This very idea of things hidden and finally exposed is something I’ve been placing my heart on recently, and so I was gripped again.

Jesus is the one who called this out as a promise to His followers: “for there is nothing covered that will not be revealed”. Such a paradox this: that the ultimate mercy giver is also going to be the final adjudicator. The harshest words He had to say when walking our ground were to the religiously complacent (visualized in this collage). And the most lavish praise he gave was to a woman, not unlike the one pictured in this fragile piece, who wept at His feet. I am moved by this. And I am heartened that the museum staff would even notice a less prominent submission for this very grandest of ideas.

collage by Lucy Julia Hale, Cave Spring, GA

 

 

 

signs and blindness

Yesterday an artist friend and I viewed an exhibit at Penland having to do with human perception. The artist/printmaker’s aim was to “dislodge humankind’s assumption of its centrality.” Her work was inventive, but left me empty. For, if we artfully (and alertly) remove humankind from the throne of mastery, what is being offered as a guiding replacement? Is that not a concern? I see, and I sense the implications; and I need more.

Most artists would recoil at my desire for a follow up plan. They would say they want to ask the questions, not provide any next steps. I counter, such posing is soberly irresponsible in an era of increasing trauma. The signs are all around us with record breaking hurricanes, earthquakes, fires, famines, and mounting armies. Artists are pretty good at noting some signs of the times, but have a poor track record at managing the seismic shifts. We need more than what artists (or politicians, or academicians) are laying out. So much is dying.

Christian philosopher Norman Wirzba observes that in Modernity, we rendered ourselves the Masters. The resultant cultural mind-set assumes that whatever sense there is in the world needs to come from us, and us alone (for God was dethroned long ago). That explains the dogged insistence that ‘we can still figure this out’, that ‘we can fix it all’; even while post-moderns are at least admitting that we have lost control. Few are looking at much beyond the walls of their own perception.

Blindness has been a human problem since long before Modernity. And Jesus had much to say about it. He knew the people around him (with working eyes, ears and brains) had a perception problem. He loved them anyway. He artfully spoke and performed signs right in front of all in a way that revealed who was actually perceiving. In fact, He said that the signs given by Him then, and in the future that He predicted, would not be grasped by the willfully blind. And even better than a prophet with perfect accuracy, better than any artist with probing questions, Jesus offered the next steps for the only sure way through the chaos. He’s Creator after all; and chaos was, in the beginning, just a working canvas.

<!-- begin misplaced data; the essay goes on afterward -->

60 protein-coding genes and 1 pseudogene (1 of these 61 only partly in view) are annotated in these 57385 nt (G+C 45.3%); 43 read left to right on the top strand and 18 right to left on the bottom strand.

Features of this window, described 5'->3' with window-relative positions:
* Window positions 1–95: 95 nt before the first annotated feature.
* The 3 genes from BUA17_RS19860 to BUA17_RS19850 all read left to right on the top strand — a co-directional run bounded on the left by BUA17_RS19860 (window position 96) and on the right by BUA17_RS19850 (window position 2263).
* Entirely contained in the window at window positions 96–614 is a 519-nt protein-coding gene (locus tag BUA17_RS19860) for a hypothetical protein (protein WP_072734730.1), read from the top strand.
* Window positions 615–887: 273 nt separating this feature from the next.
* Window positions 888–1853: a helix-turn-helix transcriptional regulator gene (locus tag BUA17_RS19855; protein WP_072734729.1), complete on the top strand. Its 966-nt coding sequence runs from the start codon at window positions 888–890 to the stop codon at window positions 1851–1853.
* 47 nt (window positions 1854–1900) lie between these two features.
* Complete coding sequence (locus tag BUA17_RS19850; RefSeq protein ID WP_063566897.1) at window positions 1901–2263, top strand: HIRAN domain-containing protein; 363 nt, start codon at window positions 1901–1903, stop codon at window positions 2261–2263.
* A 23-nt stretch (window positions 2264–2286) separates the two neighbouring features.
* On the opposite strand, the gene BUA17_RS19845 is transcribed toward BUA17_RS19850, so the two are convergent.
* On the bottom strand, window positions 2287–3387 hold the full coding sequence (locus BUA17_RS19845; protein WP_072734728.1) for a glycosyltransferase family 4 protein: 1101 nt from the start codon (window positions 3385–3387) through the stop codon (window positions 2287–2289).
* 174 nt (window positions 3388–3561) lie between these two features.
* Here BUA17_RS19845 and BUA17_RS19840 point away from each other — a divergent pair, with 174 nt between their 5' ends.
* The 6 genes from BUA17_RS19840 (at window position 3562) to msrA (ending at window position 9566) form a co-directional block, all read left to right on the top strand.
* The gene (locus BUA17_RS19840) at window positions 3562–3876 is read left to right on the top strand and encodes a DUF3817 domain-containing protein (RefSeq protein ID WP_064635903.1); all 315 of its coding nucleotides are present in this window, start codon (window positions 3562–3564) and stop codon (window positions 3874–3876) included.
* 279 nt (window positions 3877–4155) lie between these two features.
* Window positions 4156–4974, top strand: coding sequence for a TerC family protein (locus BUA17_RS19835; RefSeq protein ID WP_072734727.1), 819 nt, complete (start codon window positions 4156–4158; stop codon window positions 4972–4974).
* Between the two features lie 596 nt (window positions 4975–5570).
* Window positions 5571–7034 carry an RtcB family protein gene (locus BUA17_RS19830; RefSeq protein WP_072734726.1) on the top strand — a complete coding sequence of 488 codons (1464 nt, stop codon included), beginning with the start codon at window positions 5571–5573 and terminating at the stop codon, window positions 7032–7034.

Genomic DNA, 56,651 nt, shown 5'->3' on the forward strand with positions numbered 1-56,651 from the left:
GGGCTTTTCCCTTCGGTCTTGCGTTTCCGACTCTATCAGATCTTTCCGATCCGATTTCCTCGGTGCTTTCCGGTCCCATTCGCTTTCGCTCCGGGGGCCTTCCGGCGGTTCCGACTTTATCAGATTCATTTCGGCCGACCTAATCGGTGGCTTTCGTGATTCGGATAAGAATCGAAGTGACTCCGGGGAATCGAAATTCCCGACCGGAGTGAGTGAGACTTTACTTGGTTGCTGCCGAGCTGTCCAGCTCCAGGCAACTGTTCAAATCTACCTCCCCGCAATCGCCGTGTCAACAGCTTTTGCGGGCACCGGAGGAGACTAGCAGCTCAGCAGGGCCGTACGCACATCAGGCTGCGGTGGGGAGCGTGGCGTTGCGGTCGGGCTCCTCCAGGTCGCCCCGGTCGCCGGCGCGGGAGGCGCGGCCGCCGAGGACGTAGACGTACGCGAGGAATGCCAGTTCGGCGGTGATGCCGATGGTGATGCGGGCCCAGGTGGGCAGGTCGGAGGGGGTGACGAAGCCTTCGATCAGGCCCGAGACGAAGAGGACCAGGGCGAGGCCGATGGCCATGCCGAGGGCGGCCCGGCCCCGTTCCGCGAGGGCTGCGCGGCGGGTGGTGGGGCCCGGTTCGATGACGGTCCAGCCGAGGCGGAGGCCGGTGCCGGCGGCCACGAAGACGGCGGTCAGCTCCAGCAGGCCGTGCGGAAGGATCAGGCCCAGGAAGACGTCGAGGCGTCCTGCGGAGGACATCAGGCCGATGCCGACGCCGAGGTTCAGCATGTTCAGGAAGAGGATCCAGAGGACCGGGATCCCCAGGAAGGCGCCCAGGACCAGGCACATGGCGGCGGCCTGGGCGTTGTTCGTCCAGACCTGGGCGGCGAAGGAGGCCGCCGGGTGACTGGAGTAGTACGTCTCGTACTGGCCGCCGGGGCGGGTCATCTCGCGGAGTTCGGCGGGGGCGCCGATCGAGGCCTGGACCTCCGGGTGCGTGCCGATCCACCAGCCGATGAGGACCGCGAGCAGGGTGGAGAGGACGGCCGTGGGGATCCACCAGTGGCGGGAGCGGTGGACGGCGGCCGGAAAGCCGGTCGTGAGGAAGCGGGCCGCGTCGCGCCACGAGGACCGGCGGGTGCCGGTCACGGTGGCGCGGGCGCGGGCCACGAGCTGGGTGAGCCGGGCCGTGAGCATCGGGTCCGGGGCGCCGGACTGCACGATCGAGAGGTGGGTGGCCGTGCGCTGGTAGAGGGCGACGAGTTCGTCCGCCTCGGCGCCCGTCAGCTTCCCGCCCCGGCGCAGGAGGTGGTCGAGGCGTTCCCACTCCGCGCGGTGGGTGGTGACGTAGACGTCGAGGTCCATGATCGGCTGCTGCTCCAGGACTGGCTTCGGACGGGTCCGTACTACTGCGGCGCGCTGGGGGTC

artwork: Susan Goethel Campbell, detail of Ground No.5, 2017, Inverted, dried earth, dead grass

Go Forth (again)

I was awakened one evening long ago. My young friend wanted to talk about Abraham, her Patriarch. I listened out of respect, surprised by her wonder, startled actually by her belief. This was a fairy tale to me. But she held onto it as if it were true. We took many simple steps that night, one foot in front of another, hiking around a lake, high in the Colorado mountains. I was quiet mostly while she spoke. But that night, something ignited in me because of the words she exclaimed about one man, long ago, who simply decided to trust what God had told him. “How could that be?!” I wondered.

“Go forth, Abraham” is a piece I finished in 2012. It is an emotive response from 40 plus years of steps since that conversation, in which I have been reminded so very often of Abraham’s complex example.

I don’t think it is a very pretty piece, and therefore, to me, all the more true.